February 5, 2006
FOR IMMEDIATE RELEASE:
LOCAL SOLUTIONS TO THE ENERGY DILEMMA
International Experts to Set Out Local Responses at New York City Conference April 27 29 2006
New York City , NY Over 30 leading experts in energy, agriculture, economics, engineering, geology, politics, and sustainability will gather during the final week of April to address the local impact of what is viewed to be the impending crisis in world affairs.
As the world’s demand for oil has grown to match total production capacity, reserves have virtually disappeared.
Peak Oil will occur when half of all the oil has been pulled from the ground. After that, oil will become increasingly scarce, and increasingly expensive, over time. When oil becomes expensive the economy goes into recession until it becomes cheap again. Peak Oil means that oil will only get more expensive, forever. Many people who know what they’re talking about think we are at Peak right now .
A study commissioned by the U.S. Department of Energy warns that after peak, liquid fuel prices will increase dramatically, and without proper planning and concerted effective action, the economic, social and political costs will be unprecedented.
While many are painfully aware of how rising fuel prices affect the economy, the full scope of the problem has not yet begun to be appreciated. But it is clear that even slight disruption to world oil supply can cause severe fuel price shock, such as those from the OPEC oil embargo of the 1970s and last summer’s hurricanes. Turmoil in the Middle East could quickly bring more. Over time, permanent shortfalls are certain.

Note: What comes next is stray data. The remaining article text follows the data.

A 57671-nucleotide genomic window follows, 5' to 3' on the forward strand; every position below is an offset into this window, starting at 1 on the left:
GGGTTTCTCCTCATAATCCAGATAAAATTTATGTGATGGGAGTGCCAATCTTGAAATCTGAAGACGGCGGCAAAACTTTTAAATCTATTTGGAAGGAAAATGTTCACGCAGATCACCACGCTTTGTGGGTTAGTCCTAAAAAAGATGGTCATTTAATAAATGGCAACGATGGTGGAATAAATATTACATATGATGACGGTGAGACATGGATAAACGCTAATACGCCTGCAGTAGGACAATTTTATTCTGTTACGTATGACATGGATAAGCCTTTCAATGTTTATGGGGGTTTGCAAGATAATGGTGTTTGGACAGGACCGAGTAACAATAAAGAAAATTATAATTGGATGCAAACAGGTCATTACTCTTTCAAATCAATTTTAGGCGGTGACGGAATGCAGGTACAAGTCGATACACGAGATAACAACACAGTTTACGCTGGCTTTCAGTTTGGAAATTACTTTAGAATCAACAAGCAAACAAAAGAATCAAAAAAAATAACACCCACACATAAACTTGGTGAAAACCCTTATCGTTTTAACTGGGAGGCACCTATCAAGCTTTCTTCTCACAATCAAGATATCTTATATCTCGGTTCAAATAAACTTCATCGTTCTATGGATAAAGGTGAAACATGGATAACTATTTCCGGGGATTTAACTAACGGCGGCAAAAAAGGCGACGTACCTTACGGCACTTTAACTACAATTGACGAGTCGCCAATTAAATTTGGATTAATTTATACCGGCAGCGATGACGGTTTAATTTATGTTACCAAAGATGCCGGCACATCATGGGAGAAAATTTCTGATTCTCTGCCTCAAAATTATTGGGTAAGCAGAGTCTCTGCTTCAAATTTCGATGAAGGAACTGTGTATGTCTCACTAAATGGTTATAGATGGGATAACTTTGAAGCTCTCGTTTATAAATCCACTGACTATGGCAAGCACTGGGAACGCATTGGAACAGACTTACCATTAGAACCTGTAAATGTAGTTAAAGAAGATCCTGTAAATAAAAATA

Peak Oil, NYC, a citizens group, Local Energy Solutions and the Five Borough Institute (a 501(c)3 organization) will host the 3 day conference at 2 locations in Midtown Manhattan: the 750 seat Community Church on East 35 th St. and Cooper Union’s 900 seat Great Hall on Cooper Square. The goals of the conference are to increase public awareness of impending energy dilemma and to encourage government, business and civic organizations to begin strategic planning discussions to adapt to growing energy scarcity and permanently increasing energy prices.
Confirmed speakers include:
There will be panels of speakers who figure prominently in the worlds of transportation, energy conservation, renewable energy, and expansion of regional agriculture.
Admission to the conference is available for 1, 2 and 3 days, with professional, low-income, student, and group rates. A highlight of the conference will be a screening of The Power of Community: How Cuba Survived Peak Oil, an inspiring documentary about the Cuban people’s response to a national energy crisis.